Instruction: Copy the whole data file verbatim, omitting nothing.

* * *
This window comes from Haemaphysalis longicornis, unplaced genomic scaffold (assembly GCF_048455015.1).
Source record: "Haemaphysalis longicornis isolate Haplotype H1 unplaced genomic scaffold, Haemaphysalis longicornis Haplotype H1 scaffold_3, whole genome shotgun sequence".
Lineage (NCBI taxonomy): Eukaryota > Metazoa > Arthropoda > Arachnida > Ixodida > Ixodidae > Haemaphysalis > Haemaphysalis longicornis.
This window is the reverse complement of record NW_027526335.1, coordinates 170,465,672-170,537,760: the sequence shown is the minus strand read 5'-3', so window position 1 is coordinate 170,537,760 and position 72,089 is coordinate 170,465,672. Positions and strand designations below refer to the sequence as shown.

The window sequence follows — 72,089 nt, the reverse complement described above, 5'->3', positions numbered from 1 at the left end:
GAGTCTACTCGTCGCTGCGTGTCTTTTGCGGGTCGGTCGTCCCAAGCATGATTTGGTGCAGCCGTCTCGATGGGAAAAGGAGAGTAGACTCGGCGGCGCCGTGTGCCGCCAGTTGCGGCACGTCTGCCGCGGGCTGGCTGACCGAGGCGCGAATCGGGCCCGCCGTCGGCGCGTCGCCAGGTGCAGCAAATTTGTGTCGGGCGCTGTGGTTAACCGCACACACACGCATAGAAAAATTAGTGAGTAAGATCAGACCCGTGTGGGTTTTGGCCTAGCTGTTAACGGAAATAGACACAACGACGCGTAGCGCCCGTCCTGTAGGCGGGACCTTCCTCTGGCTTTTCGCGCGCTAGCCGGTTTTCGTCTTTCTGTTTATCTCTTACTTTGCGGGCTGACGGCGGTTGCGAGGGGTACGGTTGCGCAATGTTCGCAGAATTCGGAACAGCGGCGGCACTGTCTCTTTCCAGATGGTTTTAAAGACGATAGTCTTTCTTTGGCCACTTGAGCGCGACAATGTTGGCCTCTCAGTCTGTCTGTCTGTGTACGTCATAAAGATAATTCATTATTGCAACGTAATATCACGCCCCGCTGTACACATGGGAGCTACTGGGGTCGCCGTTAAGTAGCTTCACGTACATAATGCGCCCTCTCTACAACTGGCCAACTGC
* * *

This window comes from Haemaphysalis longicornis, unplaced genomic scaffold (assembly GCF_048455015.1).
Source record: "Haemaphysalis longicornis isolate Haplotype H1 unplaced genomic scaffold, Haemaphysalis longicornis Haplotype H1 scaffold_3, whole genome shotgun sequence".
Lineage (NCBI taxonomy): Eukaryota > Metazoa > Arthropoda > Arachnida > Ixodida > Ixodidae > Haemaphysalis > Haemaphysalis longicornis.
This window is the reverse complement of record NW_027526335.1, coordinates 170,465,672-170,537,760: the sequence shown is the minus strand read 5'-3', so window position 1 is coordinate 170,537,760 and position 72,089 is coordinate 170,465,672. Positions and strand designations below refer to the sequence as shown.

The window sequence follows — 72,089 nt, the reverse complement described above, 5'->3', positions numbered from 1 at the left end:
GAGTCTACTCGTCGCTGCGTGTCTTTTGCGGGTCGGTCGTCCCAAGCATGATTTGGTGCAGCCGTCTCGATGGGAAAAGGAGAGTAGACTCGGCGGCGCCGTGTGCCGCCAGTTGCGGCACGTCTGCCGCGGGCTGGCTGACCGAGGCGCGAATCGGGCCCGCCGTCGGCGCGTCGCCAGGTGCAGCAAATTTGTGTCGGGCGCTGTGGTTAACCGCACACACACGCATAGAAAAATTAGTGAGTAAGATCAGACCCGTGTGGGTTTTGGCCTAGCTGTTAACGGAAATAGACACAACGACGCGTAGCGCCCGTCCTGTAGGCGGGACCTTCCTCTGGCTTTTCGCGCGCTAGCCGGTTTTCGTCTTTCTGTTTATCTCTTACTTTGCGGGCTGACGGCGGTTGCGAGGGGTACGGTTGCGCAATGTTCGCAGAATTCGGAACAGCGGCGGCACTGTCTCTTTCCAGATGGTTTTAAAGACGATAGTCTTTCTTTGGCCACTTGAGCGCGACAATGTTGGCCTCTCAGTCTGTCTGTCTGTGTACGTCATAAAGATAATTCATTATTGCAACGTAATATCACGCCCCGCTGTACACATGGGAGCTACTGGGGTCGCCGTTAAGTAGCTTCACGTACATAATGCGCCCTCTCTACAACTGGCCAACTGC